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Part 17-Fsa Heavy Wx

Part 17-Fsa Heavy Wx

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Published by: aungthein_san on Jan 12, 2010
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Class 1 & 2 Oral answers ( Part 17


Lashing of heavy lift container parted
Do an FSA for container lashing parted, with master, chief engineer and bosun. Ascertain the possibility of re lashing the container, considering cost benefit assessment. Consult securing manual for guideline. Brief crews about the operation and necessary precautions. Prepare adequate equipment for operation. Reduce ship's speed and alter course to suit the present sea condition so that there is least rolling/pitching. Rig life line for crew's movement. Send crews on deck, under the supervision of chief officer. Keep life buoys, rescue boats ready for immediate launching. Maintain efficient communication with the working group. Crews should be on protective clothing. Immobilize cargo movement (shoring, wedges), double up lashing.


Class 1 & 2 Oral answers ( Part 17 )

FSA for container lashing parted


Topic Environ ment

Identificatio n of hazards Strong wind.

Assessment of risks

Risk control options

Cost benefit assessment

Recommendation for decision making.

Causing list/heel, Class HeaveOral answers ( Part 17 ) able to get Minimum environment 1 & 2 to, reduce Crew member man overboard. speed, create access to deck. injury to crew member. lee. Wetness Crew member may Life an life Protect risk from parted. Following is a typical example forline,FSA of a container lashinginjury. (Slippery slip on deck, jacket, safety deck) resulting personnel shoe, safety belt injury.. with line. Heavy wave Damage to ship Alter course to Minimal sea spray. and swell, structure and other reduce sea shipping cargo, damage to spray. spray. other lashing. Cold Reduce working Proper clothing Save time. temperature. efficiency. and efficient communication between bridge and deck. Damage to structure, ship side railing, bulwark, ventilators, deck house, cargo gears, machinery. Affects seaworthiness. Watertight integrity. Ingress of water into tank - reduced stability. Risk of sinking. Damage to other cargoes and personnel injury. Heave to. To shut and seal ventilators. Pump out from tanks, increase stability. Close any opening. Protect seaworthiness of vessel. Enhance seaworthiness. Delay damage to ship's structure. Protect damage to ship's machinery. Minimum cargo damage and injury. Minimum ship damage.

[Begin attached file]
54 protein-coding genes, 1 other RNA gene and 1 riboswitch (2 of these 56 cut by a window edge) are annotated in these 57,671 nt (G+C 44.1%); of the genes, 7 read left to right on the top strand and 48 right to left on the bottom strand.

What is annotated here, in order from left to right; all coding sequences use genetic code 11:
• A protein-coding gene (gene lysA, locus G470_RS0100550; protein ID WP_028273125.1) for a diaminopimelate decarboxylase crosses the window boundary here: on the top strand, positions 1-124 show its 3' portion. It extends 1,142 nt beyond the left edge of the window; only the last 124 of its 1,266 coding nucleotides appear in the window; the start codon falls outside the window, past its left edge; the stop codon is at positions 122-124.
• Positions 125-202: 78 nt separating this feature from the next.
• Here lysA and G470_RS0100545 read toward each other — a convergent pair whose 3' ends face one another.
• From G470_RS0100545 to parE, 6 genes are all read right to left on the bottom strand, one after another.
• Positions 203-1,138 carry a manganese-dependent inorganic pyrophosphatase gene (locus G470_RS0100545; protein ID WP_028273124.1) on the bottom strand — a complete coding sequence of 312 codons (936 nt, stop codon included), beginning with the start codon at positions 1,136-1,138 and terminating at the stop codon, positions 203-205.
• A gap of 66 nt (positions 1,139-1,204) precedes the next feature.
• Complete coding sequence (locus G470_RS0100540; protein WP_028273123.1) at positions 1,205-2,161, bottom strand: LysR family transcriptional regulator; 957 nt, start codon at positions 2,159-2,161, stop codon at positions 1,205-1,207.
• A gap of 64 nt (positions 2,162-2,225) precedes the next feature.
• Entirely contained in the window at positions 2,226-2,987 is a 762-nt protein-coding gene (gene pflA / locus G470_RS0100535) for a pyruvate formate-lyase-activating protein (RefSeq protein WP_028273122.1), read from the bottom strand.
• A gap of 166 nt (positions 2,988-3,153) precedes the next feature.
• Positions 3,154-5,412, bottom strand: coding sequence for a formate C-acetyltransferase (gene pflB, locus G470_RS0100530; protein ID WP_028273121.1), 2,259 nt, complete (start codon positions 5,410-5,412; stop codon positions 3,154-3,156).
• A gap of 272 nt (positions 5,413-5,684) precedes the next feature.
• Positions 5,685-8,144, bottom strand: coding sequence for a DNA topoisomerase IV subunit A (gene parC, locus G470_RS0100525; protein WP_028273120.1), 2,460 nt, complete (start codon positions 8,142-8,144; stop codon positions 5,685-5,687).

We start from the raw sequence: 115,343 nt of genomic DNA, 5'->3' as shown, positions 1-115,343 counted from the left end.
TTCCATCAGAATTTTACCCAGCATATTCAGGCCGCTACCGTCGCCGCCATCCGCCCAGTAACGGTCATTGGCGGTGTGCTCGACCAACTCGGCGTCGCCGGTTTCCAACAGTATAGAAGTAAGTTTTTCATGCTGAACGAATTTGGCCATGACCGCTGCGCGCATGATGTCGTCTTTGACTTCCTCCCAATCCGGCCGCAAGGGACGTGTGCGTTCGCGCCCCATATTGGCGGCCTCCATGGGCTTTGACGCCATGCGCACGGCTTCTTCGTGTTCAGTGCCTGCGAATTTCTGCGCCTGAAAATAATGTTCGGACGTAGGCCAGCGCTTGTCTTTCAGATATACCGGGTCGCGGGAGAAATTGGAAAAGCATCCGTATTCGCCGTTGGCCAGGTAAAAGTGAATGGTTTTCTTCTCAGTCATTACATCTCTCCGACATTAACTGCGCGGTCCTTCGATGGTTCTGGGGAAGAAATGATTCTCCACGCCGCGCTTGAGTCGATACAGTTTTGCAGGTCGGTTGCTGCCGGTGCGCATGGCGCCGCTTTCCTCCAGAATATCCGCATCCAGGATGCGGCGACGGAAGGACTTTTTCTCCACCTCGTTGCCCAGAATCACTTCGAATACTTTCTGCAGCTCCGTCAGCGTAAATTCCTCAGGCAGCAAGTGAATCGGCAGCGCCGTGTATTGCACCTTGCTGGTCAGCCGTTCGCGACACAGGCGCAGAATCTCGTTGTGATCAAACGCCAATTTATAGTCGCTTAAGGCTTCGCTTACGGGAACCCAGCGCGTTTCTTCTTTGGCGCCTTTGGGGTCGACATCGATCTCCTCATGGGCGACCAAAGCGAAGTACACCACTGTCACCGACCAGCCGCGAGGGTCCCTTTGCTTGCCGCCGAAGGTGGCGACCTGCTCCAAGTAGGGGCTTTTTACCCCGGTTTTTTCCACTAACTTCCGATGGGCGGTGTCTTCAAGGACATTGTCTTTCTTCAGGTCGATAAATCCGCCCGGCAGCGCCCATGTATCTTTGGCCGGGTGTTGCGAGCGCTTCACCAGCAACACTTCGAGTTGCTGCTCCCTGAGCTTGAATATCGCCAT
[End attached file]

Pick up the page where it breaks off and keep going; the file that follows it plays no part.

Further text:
Damage adjacent cargoes. Damage to cargo itself.

Personnel injury due to cargo from the container. Loose objects. Structural damage, injury to to crew, safety of navigation hampered. Broken Injury to crew. lashing. Other lashing Injury to crew. parted. Human error Poor planning. Poor safety knowledge. Injury from cargo / heavy weather, weather swept overboard. Slow response. Crew member slipping on deck. Injury / loss of life. Time delay. Confusion. Injury.

Immobilize cargo Protect cargo from movement damage. (shoring, wedges), double up lashing. Protect other cargo from damage. Broadcast the matter through VHF or INMARSAT. Any injury prevented or may occur.

Crew briefing, safety aspect, duties assigned for the operation. Appropriate clothing, proper gear. Sufficient communication. Check for securing manual for guideline. Adequate equipment for operation. 3 Communication equipment to

Save time. Save life from weather and cargo. Know the procedure of operation.

No human error.

Equipm ent

Walkie talkie damage due

Loss of communication.

Less chances of equipment failure.

Sufficient equipment.

Class 1 & 2 Oral answers ( Part 17 )

Process of the actions taken before any disaster occurs. A rational and systematic for assessing risks associates with any activities onboard. Costs and benefits of different actions is also evaluated. It enables a balance to be drawn between the various technical and operational issues, including the human element and between safety and costs. Interim guidelines were adopted in 1997 and IMO Member States have been invited to carry out trials and report back to IMO.